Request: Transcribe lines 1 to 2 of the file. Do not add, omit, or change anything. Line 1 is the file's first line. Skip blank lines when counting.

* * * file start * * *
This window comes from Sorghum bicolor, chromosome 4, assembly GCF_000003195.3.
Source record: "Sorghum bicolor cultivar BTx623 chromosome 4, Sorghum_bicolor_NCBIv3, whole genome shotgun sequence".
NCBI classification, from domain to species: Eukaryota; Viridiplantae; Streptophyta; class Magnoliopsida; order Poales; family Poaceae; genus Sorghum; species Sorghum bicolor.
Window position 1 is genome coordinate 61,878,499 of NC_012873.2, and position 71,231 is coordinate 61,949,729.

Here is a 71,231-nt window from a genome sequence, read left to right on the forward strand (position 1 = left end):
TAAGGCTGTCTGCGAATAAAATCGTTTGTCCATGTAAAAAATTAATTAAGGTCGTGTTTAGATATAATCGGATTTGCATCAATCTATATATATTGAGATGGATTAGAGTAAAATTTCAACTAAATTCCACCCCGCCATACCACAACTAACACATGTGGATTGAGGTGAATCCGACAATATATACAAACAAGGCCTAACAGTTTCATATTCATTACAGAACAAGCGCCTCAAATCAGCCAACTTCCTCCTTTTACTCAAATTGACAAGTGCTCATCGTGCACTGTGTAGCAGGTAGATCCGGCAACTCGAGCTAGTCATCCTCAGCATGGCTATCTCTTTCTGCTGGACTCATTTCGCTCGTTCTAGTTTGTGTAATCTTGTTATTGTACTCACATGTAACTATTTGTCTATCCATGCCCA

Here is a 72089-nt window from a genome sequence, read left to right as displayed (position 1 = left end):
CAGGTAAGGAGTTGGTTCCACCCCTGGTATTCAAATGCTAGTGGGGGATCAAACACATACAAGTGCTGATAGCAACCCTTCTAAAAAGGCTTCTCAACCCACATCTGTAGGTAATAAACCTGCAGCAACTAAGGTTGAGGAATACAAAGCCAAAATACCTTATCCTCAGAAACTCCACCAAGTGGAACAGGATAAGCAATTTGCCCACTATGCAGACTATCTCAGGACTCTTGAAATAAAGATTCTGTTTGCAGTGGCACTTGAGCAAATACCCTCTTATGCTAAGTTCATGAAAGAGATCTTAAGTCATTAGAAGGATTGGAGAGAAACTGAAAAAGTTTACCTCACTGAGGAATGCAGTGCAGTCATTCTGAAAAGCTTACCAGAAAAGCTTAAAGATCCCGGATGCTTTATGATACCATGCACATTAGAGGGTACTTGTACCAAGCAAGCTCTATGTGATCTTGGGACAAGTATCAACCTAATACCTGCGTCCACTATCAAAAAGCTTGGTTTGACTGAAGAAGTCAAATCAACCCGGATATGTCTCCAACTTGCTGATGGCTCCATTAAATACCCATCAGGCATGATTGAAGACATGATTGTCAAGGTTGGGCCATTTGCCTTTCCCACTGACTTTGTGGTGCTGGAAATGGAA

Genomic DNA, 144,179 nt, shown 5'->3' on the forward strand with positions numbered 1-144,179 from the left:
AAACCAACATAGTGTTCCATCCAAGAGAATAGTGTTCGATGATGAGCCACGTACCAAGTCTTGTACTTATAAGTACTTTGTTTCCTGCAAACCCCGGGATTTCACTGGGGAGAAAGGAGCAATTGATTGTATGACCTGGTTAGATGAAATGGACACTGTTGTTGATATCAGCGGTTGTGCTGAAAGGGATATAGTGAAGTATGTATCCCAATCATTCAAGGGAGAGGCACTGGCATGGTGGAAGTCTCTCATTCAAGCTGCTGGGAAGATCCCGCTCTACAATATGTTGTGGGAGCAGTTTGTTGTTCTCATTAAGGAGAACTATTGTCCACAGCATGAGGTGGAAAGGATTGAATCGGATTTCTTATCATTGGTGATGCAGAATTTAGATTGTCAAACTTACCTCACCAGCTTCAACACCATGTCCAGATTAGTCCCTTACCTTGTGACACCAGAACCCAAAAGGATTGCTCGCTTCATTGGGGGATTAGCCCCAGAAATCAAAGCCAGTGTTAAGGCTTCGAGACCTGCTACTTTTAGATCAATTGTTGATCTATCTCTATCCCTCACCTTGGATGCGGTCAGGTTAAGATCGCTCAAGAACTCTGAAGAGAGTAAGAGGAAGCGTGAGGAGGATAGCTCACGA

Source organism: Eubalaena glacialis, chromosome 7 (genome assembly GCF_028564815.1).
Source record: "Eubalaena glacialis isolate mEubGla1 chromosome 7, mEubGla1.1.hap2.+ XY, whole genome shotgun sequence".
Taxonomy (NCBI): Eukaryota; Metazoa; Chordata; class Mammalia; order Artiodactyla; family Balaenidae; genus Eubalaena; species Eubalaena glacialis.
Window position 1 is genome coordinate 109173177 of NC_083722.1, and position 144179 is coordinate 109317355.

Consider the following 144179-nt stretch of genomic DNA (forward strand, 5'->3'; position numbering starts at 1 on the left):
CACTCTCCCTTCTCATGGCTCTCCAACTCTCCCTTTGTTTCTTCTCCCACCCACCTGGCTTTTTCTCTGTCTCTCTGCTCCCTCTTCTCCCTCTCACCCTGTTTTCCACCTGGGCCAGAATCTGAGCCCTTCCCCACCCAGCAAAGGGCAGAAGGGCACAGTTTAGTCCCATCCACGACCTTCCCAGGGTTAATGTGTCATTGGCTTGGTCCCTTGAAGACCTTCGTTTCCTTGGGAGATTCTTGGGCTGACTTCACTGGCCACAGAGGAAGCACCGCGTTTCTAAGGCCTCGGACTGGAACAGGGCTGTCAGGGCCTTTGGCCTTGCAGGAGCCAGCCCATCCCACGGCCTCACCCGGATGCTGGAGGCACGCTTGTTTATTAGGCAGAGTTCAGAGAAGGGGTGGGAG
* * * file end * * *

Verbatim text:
This window comes from Sorghum bicolor, chromosome 4, assembly GCF_000003195.3.
Source record: "Sorghum bicolor cultivar BTx623 chromosome 4, Sorghum_bicolor_NCBIv3, whole genome shotgun sequence".